Arnett Moultrie ($1.1 million) - That's right. Doug Collins' last gift to Philadelphia has another year of guaranteed money rolling in. (He also has a fourth-year team option!) Hinkie can obviously decide just to cut him outright and pay him to go away (much like he did to Royce White), but his cap figure is on the books for 2014-15 unless they can find a sucker to take him in a trade for "future considerations" or "a bag of basketballs" or just "a basketball."


Jason Richardson ($6.6 million) - Still on the team! After a year and a half out of the game, Richardson obviously wouldn't sniff that kind of money on the open market, so his invoking his player option is a no-brainer. They could carry Richardson for the year as an expiring contract, but given how the market for expirings played out this season, they could also negotiate some sort of buyout for him similar to the Danny Granger Kerfuffle. He may never play for us again, but we'll still have his cap figure to remember him by.

Eric Maynor ($2.1 million) - Gee, I wonder if Eric Maynor will exercise his player option from a team that already outright released him, thus making his player option literally free money. I'm not even sure if he even has to exercise his option, or whether it's just automatically paid out in the event of a release. Regardless, this is just dead money on the cap sheet. Congratulations, Eric. Buy yourself something nice on us.

Byron Mullens ($1 million) - First off, what brain surgeon gave Byron Mullens a player option? What part of Byron Mullens' decision making over his NBA career made someone decide that this was a responsible thing to do? I wouldn't let Mullens decide where to order takeout from, let alone make million-dollar contract decisions. Objectively, he should exercise his option, because he's a terrible basketball player and we may have finally reached the point where nobody will ever give him a million dollars to play basketball again, which is always a remarkable achievement for a seven-feet-tall human being. That said, his exit interview didn't make it seem like he was already cashing his check to go buy baguettes with Moultrie, so who knows? All I can say for sure is that I will laugh for days if he opts for free agency. Cackle, even.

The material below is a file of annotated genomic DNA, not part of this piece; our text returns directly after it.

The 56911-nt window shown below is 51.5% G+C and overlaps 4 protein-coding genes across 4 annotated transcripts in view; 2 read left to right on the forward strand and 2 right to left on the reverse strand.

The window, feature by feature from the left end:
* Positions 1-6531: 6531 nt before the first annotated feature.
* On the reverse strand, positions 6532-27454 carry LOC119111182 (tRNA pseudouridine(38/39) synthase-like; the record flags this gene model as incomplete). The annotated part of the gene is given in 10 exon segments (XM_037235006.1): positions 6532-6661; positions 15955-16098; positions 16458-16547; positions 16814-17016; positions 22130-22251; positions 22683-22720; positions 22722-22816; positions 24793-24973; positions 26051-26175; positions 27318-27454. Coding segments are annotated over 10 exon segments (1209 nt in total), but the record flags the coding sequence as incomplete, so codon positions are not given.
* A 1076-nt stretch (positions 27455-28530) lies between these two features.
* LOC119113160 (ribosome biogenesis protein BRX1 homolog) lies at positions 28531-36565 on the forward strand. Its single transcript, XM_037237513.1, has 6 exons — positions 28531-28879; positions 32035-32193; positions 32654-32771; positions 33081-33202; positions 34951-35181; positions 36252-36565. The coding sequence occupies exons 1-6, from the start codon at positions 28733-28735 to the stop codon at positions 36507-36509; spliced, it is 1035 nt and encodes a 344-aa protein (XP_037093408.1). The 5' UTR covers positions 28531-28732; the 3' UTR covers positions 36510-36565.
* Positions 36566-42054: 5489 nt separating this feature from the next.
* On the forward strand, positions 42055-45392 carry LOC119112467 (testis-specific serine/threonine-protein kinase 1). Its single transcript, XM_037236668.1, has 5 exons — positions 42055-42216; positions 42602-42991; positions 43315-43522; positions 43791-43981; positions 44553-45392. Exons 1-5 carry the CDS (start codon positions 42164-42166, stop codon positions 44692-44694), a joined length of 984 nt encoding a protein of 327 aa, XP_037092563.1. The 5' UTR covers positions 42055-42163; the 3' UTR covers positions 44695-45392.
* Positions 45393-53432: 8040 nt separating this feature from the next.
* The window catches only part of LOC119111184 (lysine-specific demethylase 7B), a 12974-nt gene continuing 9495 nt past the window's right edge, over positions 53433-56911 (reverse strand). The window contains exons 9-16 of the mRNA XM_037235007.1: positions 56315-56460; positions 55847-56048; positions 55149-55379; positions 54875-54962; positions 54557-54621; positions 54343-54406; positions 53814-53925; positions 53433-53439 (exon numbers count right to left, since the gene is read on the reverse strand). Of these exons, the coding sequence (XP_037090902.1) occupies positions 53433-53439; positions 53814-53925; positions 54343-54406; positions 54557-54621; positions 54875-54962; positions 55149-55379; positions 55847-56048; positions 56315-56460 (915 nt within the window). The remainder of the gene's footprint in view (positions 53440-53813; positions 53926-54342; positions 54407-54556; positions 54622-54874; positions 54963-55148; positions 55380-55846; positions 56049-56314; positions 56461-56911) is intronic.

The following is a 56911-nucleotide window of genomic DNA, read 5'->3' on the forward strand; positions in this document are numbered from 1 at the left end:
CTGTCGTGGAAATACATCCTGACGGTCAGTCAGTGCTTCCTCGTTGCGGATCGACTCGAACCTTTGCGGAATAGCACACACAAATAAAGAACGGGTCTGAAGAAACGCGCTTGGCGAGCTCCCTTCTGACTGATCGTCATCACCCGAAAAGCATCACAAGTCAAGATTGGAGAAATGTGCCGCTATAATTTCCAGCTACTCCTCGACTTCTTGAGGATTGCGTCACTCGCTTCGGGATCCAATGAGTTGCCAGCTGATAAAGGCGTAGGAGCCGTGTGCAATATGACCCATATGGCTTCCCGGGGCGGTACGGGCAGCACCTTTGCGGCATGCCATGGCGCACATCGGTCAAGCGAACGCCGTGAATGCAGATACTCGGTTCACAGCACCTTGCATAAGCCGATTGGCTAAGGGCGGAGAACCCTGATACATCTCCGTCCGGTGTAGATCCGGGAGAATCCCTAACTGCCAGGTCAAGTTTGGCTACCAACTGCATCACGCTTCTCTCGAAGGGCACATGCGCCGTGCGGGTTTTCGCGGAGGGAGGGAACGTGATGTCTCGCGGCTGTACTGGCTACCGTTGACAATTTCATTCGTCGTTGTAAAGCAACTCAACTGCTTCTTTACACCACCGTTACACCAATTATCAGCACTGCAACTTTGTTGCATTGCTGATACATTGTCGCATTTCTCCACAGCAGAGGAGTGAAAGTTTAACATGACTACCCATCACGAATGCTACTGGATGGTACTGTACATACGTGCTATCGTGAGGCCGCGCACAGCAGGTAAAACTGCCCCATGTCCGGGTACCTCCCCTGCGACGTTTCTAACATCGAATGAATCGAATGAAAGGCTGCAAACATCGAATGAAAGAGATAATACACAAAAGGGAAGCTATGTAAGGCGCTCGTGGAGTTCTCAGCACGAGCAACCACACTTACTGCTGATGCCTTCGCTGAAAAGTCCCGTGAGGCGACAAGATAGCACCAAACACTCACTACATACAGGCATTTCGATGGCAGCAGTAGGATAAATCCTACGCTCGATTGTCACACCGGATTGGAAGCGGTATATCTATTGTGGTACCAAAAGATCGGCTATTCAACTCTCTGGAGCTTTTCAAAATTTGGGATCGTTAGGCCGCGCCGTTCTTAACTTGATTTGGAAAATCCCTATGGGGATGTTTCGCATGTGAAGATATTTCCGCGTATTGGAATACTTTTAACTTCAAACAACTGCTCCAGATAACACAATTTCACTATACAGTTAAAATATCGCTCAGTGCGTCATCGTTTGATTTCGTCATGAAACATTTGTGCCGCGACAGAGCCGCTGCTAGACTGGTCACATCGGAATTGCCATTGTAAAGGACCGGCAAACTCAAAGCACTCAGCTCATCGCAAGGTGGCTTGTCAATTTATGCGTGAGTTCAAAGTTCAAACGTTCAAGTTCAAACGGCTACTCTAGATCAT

The beauty of this group is that all of the power lies with Hinkie on this one. (Hinkie have it all, you might say.) Most of these guys, should make a Sixers Summer League appearance. Their salaries don't count towards the cap until they make the opening night roster, and they aren't fully guaranteed until January 2015.

James Anderson ($981,000) - Anderson is interesting in that he is the only one of the non-guaranteed bunch who can become an unrestricted free agent after the 2014-15 season. It's not likely that he's ever going to command a high salary in the league anyway, but without the obviously favorable contract heading forward, it wouldn't be a stretch to see them cut bait on Anderson, whether that's by throwing him into a trade somewhere or just letting him walk this year or next.

Henry Sims ($915,000) - This one has confused some people, but Sims is in fact under contract for 2014-15, and would become a restricted free agent after the season. Given his strong finish to the season and a favorable contract heading forward, we probably haven't seen the last of Sims.

Elliot Williams ($981,000)
Jarvis Varnado ($915,000)
Hollis Thompson ($816,000)
Brandon Davies ($816,000)
Casper Ware ($816,000)

With these guys, it's all up to Hinkie and Brett Brown. All of them have two more low-cost non-guaranteed years followed by a third year guaranteed team option, which means all of them are under team control through the 2016-17 season if the Sixers so choose. They can pick from who they like (Hollis!) and send everyone else home at no cost.

As it stands now, assuming all of the player options are in fact executed, the Sixers have about $27 million in guaranteed salary cap space occupied for 2014-15. They'll also have to budget some space for their lottery picks. In a hypothetical world where the lottery goes as it's supposed to, the cap hit for the #2 and #10 pick would tack on about $7.5 million, which still leaves the Sixers with around $29 million in cap space for the offseason. There's no reason for them to go hog wild and spend like crazy, but if the right guy hits the market, the Sixers are more than capable of acquiring him at whatever price.

The Sixers have quite possibly the best cap situation in the NBA right now. They're ready for whatever this offseason throws at them.